- Limit each teacher rehearsal to one stage of a lesson, so there is time for their colleagues to give feedback and for the teacher to have another go.
- Resist the urge to stop a rehearsal whilst a teacher is in full flow. Wait and see if the trainees can identify areas for improvement and provide alternative techniques.
What do we do in improvisation and play activities?
Teaching effectively requires presence, being present in the moment, in order to listen and respond appropriately. However, under the pressure of an observation session with a lesson plan to enact, many trainees struggle to improvise or develop these soft skills. For these reasons, we decided to integrate activities from outside ELT, mainly adapted from the world of drama, and focus on these areas.
Here is an example pairwork activity called ‘Cross purposes’:
- The participants are given cards with different situations on, such as in the cinema or at a football match. They don’t know what situation is on each other’s cards.
- Pairs take up their positions and start to improvise a dialogue.
- When they realise they are talking at cross-purposes and why, they continue the dialogue to resolve the miscommunication.
- Having done this activity, the participants reflect on how, why and when we could be at cross-purposes in a classroom setting. They then build a list of maxims to remember, in order to avoid this, but also a list of strategies for what to do if it happens.
What we have found
By integrating activities with no connection to ELT, the trainees can all be involved and feel as if they have something to contribute. We have noticed that when we then connect these activities to aspects of teaching (identity, communication skills, etc) the trainees make common sense suggestions and ask insightful questions. Improvisation and play activities foster teamwork and create a readiness to experiment. Feedback has been overwhelmingly positive, with trainees making comments such as:
‘They helped me relax and made me gain confidence, brought me closer to colleagues and created a fun atmosphere.’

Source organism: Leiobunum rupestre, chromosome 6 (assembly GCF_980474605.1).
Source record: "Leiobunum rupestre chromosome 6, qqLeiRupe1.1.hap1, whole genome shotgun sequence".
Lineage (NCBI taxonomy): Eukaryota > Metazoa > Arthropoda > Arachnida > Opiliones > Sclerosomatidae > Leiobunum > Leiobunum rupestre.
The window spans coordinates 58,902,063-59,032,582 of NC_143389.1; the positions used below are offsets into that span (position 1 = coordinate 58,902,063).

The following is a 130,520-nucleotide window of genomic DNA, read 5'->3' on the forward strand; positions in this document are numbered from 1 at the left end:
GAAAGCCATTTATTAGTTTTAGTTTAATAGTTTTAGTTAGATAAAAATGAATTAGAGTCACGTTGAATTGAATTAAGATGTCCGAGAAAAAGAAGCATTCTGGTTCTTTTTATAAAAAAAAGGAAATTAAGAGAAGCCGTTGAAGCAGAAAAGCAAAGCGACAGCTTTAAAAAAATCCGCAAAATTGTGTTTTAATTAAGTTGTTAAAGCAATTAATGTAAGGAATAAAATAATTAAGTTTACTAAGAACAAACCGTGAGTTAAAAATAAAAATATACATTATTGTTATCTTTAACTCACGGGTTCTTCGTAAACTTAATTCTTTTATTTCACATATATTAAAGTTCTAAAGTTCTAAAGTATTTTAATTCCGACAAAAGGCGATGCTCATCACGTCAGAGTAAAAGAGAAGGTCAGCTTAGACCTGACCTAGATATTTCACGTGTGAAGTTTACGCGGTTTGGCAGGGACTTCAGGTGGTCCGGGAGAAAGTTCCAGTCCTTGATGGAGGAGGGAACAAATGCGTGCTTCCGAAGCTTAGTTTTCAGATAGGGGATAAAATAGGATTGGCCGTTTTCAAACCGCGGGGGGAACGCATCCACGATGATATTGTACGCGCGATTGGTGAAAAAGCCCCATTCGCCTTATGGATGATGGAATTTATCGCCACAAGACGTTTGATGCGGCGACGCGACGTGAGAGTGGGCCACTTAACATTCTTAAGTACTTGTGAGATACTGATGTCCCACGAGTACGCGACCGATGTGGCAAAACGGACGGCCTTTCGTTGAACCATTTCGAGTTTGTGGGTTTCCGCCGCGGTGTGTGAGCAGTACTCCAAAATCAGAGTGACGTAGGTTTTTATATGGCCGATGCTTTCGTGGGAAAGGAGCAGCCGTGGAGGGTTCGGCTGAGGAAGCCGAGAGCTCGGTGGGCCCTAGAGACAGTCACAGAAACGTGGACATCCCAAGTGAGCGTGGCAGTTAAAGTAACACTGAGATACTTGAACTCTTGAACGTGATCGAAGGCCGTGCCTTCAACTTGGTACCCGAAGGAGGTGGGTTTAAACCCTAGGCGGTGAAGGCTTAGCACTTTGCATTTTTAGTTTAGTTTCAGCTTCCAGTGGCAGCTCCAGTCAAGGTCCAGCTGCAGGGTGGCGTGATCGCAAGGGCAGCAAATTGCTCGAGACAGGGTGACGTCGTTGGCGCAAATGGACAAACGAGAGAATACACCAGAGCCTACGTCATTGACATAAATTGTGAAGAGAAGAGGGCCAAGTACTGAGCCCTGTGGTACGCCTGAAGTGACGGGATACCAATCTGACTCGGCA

‘They helped me realise that I can lose my inhibitions – that it’s good sometimes to be out of your comfort zone and that verbal is not the only form of communication. Also, they helped give us the confidence that we can improvise on the spot!’
‘I was surprised that I enjoyed them (not usually my thing) and really learnt a lot.’
Here are our top tips for improvisation and play activities:
- This may not be your kind of thing, but give it a go, because what emerges opens up the opportunities for learning.
- Provide anonymity by doing the activities in small groups.
- When the trainees are reflecting, collect their reflections and put them on the board for the others to see. You could then use this board for an observation task.
- Resist the urge to direct the trainees to your own agenda, as this tends to stall the conversation.
What difference has all this made? We have noticed a considerable difference in terms of the participants’ and trainers’ experience of the course, and in the teachers we play a part in creating. Key components of the course are built on the premise of cooperative learning. This creates a community of practice in which the trainees have the confidence in themselves and each other to question, puzzle things out, give advice and try out new things. This community starts to self-organise, the trainees take responsibility for their own and each other’s learning and so become autonomous. This experience lowers the stress levels amongst both the trainees and trainers alike. By creating these conditions, we ensure that the participants learn through their own actions and have agency, which, in turn, leads to more investment in the procedures and techniques at their disposal.
This combination of autonomy, agency and investment moves the trainees away from trying to master teaching skills simply because they are a requirement of the course, towards having the confidence to use those skills in practice. As Donald Freeman asserts, ‘knowing a particular classroom language or being able to do a specific technique only translate into actual classroom teaching to the extent that the teacher is confident of what they know and can do’. We believe that by flipping input, tailoring support to individual lessons and incorporating help at the point of need, we make our trainee teachers more confident about what they know and can do.
Melissa Lamb is a teacher and CELTA/Delta trainer, based at International House London, UK. On the rare occasion that she is not in the classroom, she spends her time collecting shells and hunting for fossils on the Jurassic coastline of southern England.